A new technique for establishing dry weight in hemodialysis patients via whole body bioimpedance

Kidney Int. 2002 Jun;61(6):2250-8. doi: 10.1046/j.1523-1755.2002.00377.x.


Background: Quantitative techniques are necessary to achieve dry weight (DW) in patients with kidney failure. Bioimpedance spectroscopy (BIS) is a non-invasive method that determines the volume of body fluid compartments. The current work evaluates the use of BIS data in hemodialysis patients for the prediction of DW.

Methods: A new technique has been devised for the estimation of DW that involves the intersection of two slopes, slope normovolemia (SNV) and slope hypervolemia (SHV). These slopes characterize the variation in extracellular water (ECW) with body weight (BW) in the states of normovolemia and hypervolemia, respectively. SNV was established via measurements of ECW and BW in 30 healthy subjects. In a longitudinal study in new hemodialysis patients, successive reduction of post-dialysis weight (PDW) was attempted until clinical signs of normovolemia were presented. Measurements of ECW and BW that were acquired at the beginning of each treatment were used to determine SHV.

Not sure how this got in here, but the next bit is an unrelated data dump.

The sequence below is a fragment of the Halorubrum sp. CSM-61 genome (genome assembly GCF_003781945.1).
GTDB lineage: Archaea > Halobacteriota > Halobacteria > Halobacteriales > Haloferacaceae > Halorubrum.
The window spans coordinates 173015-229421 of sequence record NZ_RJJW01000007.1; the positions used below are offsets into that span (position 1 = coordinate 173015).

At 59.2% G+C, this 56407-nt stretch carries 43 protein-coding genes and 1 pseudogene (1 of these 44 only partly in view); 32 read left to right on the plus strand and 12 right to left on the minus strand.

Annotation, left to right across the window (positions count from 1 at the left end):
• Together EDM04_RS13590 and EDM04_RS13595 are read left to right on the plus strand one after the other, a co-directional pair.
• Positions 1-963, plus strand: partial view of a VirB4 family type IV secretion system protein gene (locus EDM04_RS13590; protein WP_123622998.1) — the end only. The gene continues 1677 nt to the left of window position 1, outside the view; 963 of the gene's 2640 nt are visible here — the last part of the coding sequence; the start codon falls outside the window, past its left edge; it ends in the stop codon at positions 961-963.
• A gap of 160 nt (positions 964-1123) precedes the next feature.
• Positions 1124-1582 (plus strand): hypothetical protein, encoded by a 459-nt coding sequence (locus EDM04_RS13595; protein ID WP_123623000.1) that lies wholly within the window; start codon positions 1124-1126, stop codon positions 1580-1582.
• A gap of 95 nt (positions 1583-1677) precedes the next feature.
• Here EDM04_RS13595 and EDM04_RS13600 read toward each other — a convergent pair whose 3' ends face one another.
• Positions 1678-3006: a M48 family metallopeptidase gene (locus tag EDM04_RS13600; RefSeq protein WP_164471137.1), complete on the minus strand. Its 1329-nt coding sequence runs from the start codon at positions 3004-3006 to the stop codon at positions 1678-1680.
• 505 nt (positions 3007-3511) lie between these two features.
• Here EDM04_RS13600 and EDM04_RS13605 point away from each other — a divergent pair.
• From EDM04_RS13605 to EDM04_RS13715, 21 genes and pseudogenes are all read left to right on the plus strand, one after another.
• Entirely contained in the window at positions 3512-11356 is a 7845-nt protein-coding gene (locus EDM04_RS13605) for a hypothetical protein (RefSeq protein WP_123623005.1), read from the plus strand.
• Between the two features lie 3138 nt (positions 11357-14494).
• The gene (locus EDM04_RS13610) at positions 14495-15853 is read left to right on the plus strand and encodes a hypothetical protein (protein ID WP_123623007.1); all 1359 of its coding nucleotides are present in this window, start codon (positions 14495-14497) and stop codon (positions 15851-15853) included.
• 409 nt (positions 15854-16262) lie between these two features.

Results: SNV was found to be 0.239 L/kg and 0.214 L/kg for male and female healthy subjects, respectively. A significant DeltaPDW predicted by the new method (-4.98 kg) was highly correlated to the DeltaPDW achieved in the study (-5.85 kg, R = 0.839). Blood pressure was reduced (P < 0.001) and an 86% decrease in antihypertensive agents was achieved.

Conclusion: The method of intersecting slopes (SHV with SNV) via BIS is a new method for the prediction DW. This approach will offer considerable improvement for the routine management of DW in the dialysis setting.

MeSH terms

  • Adult
  • Antihypertensive Agents / therapeutic use
  • Blood Pressure / drug effects
  • Body Fluids / metabolism*
  • Body Water / metabolism
  • Electric Impedance*
  • Extracellular Space / metabolism
  • Female
  • Forecasting
  • Humans
  • Longitudinal Studies
  • Male
  • Reference Values
  • Renal Dialysis*


  • Antihypertensive Agents